Tag Archives: winter

Don’t help with fall processing if you are pregnant.

A Ranch Mom: Processing yearling calvesThe sun shone weakly through the clouds, but the sharp west wind blew all the warmth away before it reached the ground where I was standing. I pulled my gloves on, and then turned to the car where my kids were waiting.

“OK, kids,” I said, “just play in the car, or, if you need something, I will be over there in the barn, OK? Just be careful of the calves when you walk through the corral – they might kick if you get to close to their legs.”
“OK, Mom,” Jenni agreed, picking up the crayons she had brought along.
I cracked open the windows, and then put the keys in my pocket. I wasn’t about to have them start the car, or anything crazy like that! I checked everything again – they had water, snacks, toys, blankets… they will be ok, I told myself, I can watch them easily.

But it was still hard. Hard to walk across the yard, and leave them there in the car. I was still paranoid from our recent loss. There is no water in the canal, I thought, there is no way for them to hurt themselves. Relax, Kay! Loosen up!

I flipped the latch up on the gate, and slid the bar back. The gate squealed as I pushed it open. I shut it and walked gingerly around blobs of cow manure. The wind blew cold on my neck, so I wrapped my wild rag tighter, and zipped up my coat as far as possible. I instinctively put my hand on my pregnant belly, as I looked over to the other side of the pen, where Cliff and Bill were working on the first batch of calves. I was a little late. Oh well. This shouldn’t take too long, I thought. I was here to help Cliff with the fall processing of yearlings.

A Ranch Mom: Processing yearling calves

I stepped into the lean-to part of the barn, and watched as Cliff quickly injected the bawling calf with a needle full of medicine. There was a slight sizzle as Bill pressed the red-hot branding iron against the side of the struggling animal. Smoke curled up, and when Bill removed the iron, there was a perfect brand on the hide. Cliff pulled some handles, and the chute clanked open. I moved aside as the calf bolted from the chute – bawling his frustration.

“What should I do?” I asked Cliff.
“You can keep the chute full. Come, I’ll show you .”
He led the way back to the holding pen, and showed me how to run 6-8 calves into the small round pen. The small round pen had a gate that could swing completely in, forcing the calves into the chute. Cliff handed me a paddle, and went back to front of the chute to work on the next one.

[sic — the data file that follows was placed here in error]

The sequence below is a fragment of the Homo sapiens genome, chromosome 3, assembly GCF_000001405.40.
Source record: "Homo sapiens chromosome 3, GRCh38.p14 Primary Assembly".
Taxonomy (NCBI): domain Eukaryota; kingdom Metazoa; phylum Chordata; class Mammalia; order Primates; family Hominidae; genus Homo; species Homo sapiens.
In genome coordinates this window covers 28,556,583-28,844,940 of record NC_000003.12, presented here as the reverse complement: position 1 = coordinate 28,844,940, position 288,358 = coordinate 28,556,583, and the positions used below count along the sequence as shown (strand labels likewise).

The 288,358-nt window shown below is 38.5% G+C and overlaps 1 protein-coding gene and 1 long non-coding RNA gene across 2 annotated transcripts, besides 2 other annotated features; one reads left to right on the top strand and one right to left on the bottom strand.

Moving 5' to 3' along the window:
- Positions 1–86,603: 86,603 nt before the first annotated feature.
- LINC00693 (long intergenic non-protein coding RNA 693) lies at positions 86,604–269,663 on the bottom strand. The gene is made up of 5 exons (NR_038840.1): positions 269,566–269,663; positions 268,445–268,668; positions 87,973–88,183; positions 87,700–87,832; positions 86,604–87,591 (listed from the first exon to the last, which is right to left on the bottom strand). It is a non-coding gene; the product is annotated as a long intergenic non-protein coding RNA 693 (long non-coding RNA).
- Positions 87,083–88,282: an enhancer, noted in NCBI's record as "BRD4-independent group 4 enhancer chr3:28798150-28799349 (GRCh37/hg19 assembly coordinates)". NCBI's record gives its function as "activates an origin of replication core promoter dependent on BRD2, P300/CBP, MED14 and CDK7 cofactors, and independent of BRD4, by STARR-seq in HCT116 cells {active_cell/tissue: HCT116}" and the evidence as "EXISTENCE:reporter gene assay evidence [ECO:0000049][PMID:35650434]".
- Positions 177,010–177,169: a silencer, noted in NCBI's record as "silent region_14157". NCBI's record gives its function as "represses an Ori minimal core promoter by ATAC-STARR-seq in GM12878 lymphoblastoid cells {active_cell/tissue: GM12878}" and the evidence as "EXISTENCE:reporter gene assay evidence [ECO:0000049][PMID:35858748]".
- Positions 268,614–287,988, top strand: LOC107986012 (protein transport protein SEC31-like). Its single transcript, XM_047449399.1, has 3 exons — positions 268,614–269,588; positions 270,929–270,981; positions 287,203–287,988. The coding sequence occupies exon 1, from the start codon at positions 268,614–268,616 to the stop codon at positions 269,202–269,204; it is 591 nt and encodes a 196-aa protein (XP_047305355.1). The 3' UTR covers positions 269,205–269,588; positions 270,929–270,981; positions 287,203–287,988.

I waited while the guys worked on two more calves, then I prodded the rest of the calves in the chute up towards the front. There were several swinging doors in the chute, that only opened one way, so when the little animals were through, they couldn’t go backwards, they could only go forwards. They heard their buddies bawling, so they dug in their heels, and bacedk up. But the swinging doors kept them from backing through, and an occasional shock from Bill’s electric prod would send them into the front of the chute.

I walked back to the rest of the calves, all bunched in the corner of the alley. They just bunched together more, till they were almost climbing over top of each other. I gingerly prodded one calf, and sure enough, he kicked. High and fast. I yelled in alarm, and then shook my paddle at them. Little beads inside the paddle made a racket – designed to scare cattle, so the cowboys wouldn’t have to use their voices so much. It’s known as a rattle-paddle. The calves ignored the paddle, so I had to resort to poking and yelling at them.

A Ranch Mom: Processing yearling calves

I finally got one to run away from the huddle, then they all tried to follow him. I ran to the gate and nearly got run over when I tried to shut it in front of a barreling calf. I shook my rattle-paddle at it, and it galloped off, back to the corner. I went through the gate, then latched it.